Only observe how we should feel-did one class of members, in any of these churches, deem it beneath them to appear in a prayer-meeting, or to name the name of Christ to a poor neighbour; and another class deem it quite enough for them to take their place regularly in the Sanctuary and at the Sacrament, without condescending to notice any of their brethren; and another class deem it genteel to maintain a stately estrangement from all church fellowship and co-operation. The bare idea of such classes, and of such a spirit, in a Missionary Church, is revolting! We instinctively shrink from it, as monstrous and absurd. And, were this state of things a reality in any Heathen land, how eloquently we could plead with each of these classes the claims of their Pagan neighbours--their perishing kinsmen--their half-enlightened country! Yea, how logically we could prove to them that joint and generous efforts to evangelize their neighbourhood, would tell well upon all the interests of their families and business; by lessening the sum of bad example, and by drawing more money into the channels of a wise consumption; Be honest: all this is equally true and urgent at home.

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Take another view of this matter. things we would do for the good of our neighbours, at all hazards, and without any grudging or hesitation. There are gifts we would be impatient to employ, if we possessed them. Could we work miracles of any kind, nothing but a greater miracle could keep us idle. How readily and cheerfully we would raise a widow's only son from the deador rebuke a fever-or calm a tempest! We should hold ourselves traitors to God and man, were we inclined to hide such a talent in the earth. We should not be afraid nor ashamed to offer miraculous services to any man, any where. And is moral services less valuable? Whatever we may think on this subject, it is self-evident that God thinks moral service more valuable and available, for the good of souls, than even miracles. The utter stop put to them, is proof of this. God has devolved all the success of the Gospel upon the proper employment of the Gospel, by His ministers and churches. It was, most likely, just in order that they might not have any excuse for idleness, nor any temptation to a prayerless dependance on the Holy Spirit, that God withdrew all miraculous help from the churches. But, as He withdrew none of His love to souls-none of His willingness to save-none of His maxims in judgment; where is the integrity of our conscience, if we withhold from the Gospel the service we would give to miracles or prophecy? We have something better than predictions to tell; and something greater than bodily cures to bestow : for he that "converteth the sinner from the error of his way, shall save a soul from death;" even from "the second death."

Another way of bringing conscience to the point in this matter, is, to press home upon it the question--what would we do on behalf of the Gospel, were Baxter, or Romaine, or Doddridge, or Whitfield, or Wesley, our pastor? This question will, of course, excite comparisons between the living and the dead, as well as assist us in judging of our own motives. It has already brought before us our own VOL. II.-19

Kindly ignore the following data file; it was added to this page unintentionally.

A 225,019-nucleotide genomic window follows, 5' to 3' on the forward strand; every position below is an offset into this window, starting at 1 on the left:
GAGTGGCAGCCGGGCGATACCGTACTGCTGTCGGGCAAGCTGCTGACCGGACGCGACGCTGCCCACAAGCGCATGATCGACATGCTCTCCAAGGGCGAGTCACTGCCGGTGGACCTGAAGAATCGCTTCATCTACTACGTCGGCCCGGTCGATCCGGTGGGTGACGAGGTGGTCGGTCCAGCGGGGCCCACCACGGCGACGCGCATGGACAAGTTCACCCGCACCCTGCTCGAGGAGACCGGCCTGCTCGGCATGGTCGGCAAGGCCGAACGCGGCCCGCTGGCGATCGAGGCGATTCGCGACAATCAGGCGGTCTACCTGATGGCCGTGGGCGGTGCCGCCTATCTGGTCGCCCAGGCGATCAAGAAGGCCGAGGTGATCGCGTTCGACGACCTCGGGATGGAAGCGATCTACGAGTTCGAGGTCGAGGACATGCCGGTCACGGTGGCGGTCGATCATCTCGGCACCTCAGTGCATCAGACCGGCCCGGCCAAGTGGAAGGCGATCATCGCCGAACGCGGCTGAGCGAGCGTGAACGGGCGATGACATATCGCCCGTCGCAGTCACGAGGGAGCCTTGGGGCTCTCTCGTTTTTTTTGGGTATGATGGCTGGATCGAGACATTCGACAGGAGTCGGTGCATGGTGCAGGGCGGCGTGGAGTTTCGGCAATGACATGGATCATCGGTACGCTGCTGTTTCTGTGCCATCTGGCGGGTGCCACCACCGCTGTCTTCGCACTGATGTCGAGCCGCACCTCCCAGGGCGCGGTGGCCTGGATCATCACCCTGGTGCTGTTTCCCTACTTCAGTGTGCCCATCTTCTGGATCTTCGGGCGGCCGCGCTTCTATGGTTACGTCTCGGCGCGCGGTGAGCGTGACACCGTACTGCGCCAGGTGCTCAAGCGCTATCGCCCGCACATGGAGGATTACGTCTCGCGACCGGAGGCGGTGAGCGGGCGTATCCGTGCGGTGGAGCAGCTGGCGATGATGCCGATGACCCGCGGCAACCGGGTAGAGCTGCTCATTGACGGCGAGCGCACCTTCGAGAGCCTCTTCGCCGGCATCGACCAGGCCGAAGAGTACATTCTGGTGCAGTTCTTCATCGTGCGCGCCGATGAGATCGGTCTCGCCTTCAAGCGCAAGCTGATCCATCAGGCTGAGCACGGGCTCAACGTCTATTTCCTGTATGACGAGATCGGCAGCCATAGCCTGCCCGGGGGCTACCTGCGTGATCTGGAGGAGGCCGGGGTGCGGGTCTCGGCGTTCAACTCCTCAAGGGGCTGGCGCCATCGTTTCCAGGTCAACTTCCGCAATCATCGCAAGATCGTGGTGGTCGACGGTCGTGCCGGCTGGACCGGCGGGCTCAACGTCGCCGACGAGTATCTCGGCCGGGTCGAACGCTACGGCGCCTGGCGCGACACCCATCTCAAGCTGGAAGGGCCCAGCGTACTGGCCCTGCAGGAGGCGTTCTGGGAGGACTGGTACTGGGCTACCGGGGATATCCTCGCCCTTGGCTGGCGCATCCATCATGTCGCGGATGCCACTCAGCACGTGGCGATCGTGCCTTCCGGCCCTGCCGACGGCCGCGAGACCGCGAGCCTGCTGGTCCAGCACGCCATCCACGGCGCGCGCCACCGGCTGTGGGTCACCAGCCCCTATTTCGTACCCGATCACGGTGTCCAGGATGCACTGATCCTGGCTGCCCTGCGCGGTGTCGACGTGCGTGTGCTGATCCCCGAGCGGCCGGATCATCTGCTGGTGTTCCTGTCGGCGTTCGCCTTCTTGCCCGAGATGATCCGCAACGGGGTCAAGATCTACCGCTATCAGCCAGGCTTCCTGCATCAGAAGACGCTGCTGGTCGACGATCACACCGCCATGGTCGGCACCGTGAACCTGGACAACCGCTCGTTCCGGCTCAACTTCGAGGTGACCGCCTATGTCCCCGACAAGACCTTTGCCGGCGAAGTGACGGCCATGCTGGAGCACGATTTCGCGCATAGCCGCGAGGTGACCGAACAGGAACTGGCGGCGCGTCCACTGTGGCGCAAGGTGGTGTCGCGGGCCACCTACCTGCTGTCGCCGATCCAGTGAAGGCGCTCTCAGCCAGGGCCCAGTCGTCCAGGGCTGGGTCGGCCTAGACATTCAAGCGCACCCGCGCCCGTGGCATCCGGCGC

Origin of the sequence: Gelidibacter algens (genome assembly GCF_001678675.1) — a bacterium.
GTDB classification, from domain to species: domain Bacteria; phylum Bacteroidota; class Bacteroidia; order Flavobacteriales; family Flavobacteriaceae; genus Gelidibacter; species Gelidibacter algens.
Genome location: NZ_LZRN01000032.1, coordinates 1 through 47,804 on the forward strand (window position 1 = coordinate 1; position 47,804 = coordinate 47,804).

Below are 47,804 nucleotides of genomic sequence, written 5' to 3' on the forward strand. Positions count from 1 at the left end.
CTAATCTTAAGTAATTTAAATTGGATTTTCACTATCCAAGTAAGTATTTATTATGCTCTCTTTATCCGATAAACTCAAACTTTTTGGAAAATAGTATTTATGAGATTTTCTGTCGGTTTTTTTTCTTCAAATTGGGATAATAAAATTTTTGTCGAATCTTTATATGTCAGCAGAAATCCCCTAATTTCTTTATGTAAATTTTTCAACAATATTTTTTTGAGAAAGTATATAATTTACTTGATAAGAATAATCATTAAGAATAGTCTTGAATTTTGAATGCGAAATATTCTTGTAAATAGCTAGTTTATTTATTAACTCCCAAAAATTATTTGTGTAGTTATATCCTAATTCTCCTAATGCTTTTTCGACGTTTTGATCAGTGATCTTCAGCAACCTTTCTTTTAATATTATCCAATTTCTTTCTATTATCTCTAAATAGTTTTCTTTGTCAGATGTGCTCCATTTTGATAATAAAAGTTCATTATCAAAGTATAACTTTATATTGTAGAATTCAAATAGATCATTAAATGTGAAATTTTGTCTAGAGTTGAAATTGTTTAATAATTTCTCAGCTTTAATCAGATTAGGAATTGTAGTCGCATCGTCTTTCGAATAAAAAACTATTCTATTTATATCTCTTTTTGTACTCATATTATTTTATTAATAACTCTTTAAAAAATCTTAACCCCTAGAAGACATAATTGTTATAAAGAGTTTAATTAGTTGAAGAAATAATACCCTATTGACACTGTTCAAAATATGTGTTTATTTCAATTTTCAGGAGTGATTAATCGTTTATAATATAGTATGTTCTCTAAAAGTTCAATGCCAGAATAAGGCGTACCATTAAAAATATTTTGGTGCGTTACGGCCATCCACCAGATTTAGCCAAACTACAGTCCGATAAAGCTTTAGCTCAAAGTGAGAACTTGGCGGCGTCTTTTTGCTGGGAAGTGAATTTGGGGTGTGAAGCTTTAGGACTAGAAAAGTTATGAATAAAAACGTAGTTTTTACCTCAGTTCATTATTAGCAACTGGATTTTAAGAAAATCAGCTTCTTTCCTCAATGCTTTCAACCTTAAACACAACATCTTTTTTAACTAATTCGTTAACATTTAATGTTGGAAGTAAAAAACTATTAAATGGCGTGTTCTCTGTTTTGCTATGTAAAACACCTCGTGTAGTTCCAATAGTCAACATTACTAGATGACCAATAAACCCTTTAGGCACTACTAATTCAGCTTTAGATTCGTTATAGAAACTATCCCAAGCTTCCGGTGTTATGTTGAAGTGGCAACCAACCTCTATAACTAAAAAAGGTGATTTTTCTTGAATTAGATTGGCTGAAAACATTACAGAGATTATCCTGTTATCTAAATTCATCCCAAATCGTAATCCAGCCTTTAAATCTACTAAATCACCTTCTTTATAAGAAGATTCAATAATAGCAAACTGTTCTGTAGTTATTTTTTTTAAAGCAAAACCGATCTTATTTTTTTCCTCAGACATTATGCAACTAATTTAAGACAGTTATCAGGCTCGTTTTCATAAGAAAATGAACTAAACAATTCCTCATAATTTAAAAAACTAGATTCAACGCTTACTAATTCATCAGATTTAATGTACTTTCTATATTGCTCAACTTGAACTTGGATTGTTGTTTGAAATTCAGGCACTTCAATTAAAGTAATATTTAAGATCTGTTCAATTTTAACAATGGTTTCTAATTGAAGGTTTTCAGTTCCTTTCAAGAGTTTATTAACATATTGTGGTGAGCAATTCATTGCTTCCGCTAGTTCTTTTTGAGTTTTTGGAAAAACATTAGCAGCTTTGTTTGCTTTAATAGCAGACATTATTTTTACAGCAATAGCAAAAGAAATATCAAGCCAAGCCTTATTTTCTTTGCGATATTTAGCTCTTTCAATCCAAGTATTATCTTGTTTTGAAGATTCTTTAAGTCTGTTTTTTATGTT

minister, in all his likeness and unlikeness to our favourite author amongst "the mighty dead;" nor can we shut our eyes upon the difference. Well; there is no reason why we should shut our eyes upon any contrast which our minister presents, to the ministers of other Sanctuaries, or of ancient times. He cannot wish us to think more highly of him, "than we ought to think." If, however, we will try him by the standard of our favourite, it is only fair to try ourselves by the standard of that favourite's "helpers" in the Gospel. Now, whoever he may be, he did not stand alone in his sphere of labour. The Moses of our imagination, had both Aarons and Hurs to strengthen his hands in prayer; and Elders of Israel to aid his enterprise. We know this; or, we ought to know it; for whatever any successful minister did, was not done in a corner." Are we, then, like or unlike the friends who followed up, by prayer, and watching, and working, the labours of successful men of God? Could the man we admire and revere most, have done the good he did, had no more been done for him than we do for our minister? "Judge righteous judgment," in this matter. May not the defects of the ministry we attend, arise in no small degree, from a defective co-operation on our part, and on the part of the church? Would not more enterprise and interest in the flock, inspire the shepherd with more unction and energy? Is it quite sure, that all the causes of his failure are chargeable upon himself only?

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Whilst I feel it necessary to put such questions, I am fully aware that it is not by them, we can remedy the defects on either side. We must come to first principles if we would please God; and must yield to them that homage and service which they demand, and which we cannot safely withhold from them, under any ministry which is truly evangelical. And by first principles here, I mean the Father's claim on our obedience; the Saviour's claim on our gratitude; the Spirit's claim on submission.